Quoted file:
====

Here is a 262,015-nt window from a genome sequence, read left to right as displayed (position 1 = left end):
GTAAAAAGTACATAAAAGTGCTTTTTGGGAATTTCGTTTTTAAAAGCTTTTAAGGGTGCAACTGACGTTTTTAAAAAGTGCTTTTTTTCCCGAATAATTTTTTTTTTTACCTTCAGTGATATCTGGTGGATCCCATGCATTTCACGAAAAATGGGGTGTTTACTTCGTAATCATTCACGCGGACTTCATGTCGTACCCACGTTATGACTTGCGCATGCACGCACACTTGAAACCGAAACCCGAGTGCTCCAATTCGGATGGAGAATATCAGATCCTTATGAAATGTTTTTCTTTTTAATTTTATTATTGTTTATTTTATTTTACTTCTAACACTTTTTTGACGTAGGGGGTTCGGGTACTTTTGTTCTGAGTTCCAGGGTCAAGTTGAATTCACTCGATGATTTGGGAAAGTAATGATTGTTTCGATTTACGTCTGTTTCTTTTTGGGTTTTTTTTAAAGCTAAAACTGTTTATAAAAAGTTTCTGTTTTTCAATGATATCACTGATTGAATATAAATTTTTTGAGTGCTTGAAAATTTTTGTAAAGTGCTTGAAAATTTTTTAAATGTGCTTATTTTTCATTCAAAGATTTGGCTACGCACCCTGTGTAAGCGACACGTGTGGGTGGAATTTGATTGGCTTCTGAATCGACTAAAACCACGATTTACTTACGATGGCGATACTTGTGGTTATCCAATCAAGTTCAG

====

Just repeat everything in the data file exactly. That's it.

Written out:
Here is a 262,015-nt window from a genome sequence, read left to right as displayed (position 1 = left end):
GTAAAAAGTACATAAAAGTGCTTTTTGGGAATTTCGTTTTTAAAAGCTTTTAAGGGTGCAACTGACGTTTTTAAAAAGTGCTTTTTTTCCCGAATAATTTTTTTTTTTACCTTCAGTGATATCTGGTGGATCCCATGCATTTCACGAAAAATGGGGTGTTTACTTCGTAATCATTCACGCGGACTTCATGTCGTACCCACGTTATGACTTGCGCATGCACGCACACTTGAAACCGAAACCCGAGTGCTCCAATTCGGATGGAGAATATCAGATCCTTATGAAATGTTTTTCTTTTTAATTTTATTATTGTTTATTTTATTTTACTTCTAACACTTTTTTGACGTAGGGGGTTCGGGTACTTTTGTTCTGAGTTCCAGGGTCAAGTTGAATTCACTCGATGATTTGGGAAAGTAATGATTGTTTCGATTTACGTCTGTTTCTTTTTGGGTTTTTTTTAAAGCTAAAACTGTTTATAAAAAGTTTCTGTTTTTCAATGATATCACTGATTGAATATAAATTTTTTGAGTGCTTGAAAATTTTTGTAAAGTGCTTGAAAATTTTTTAAATGTGCTTATTTTTCATTCAAAGATTTGGCTACGCACCCTGTGTAAGCGACACGTGTGGGTGGAATTTGATTGGCTTCTGAATCGACTAAAACCACGATTTACTTACGATGGCGATACTTGTGGTTATCCAATCAAGTTCAG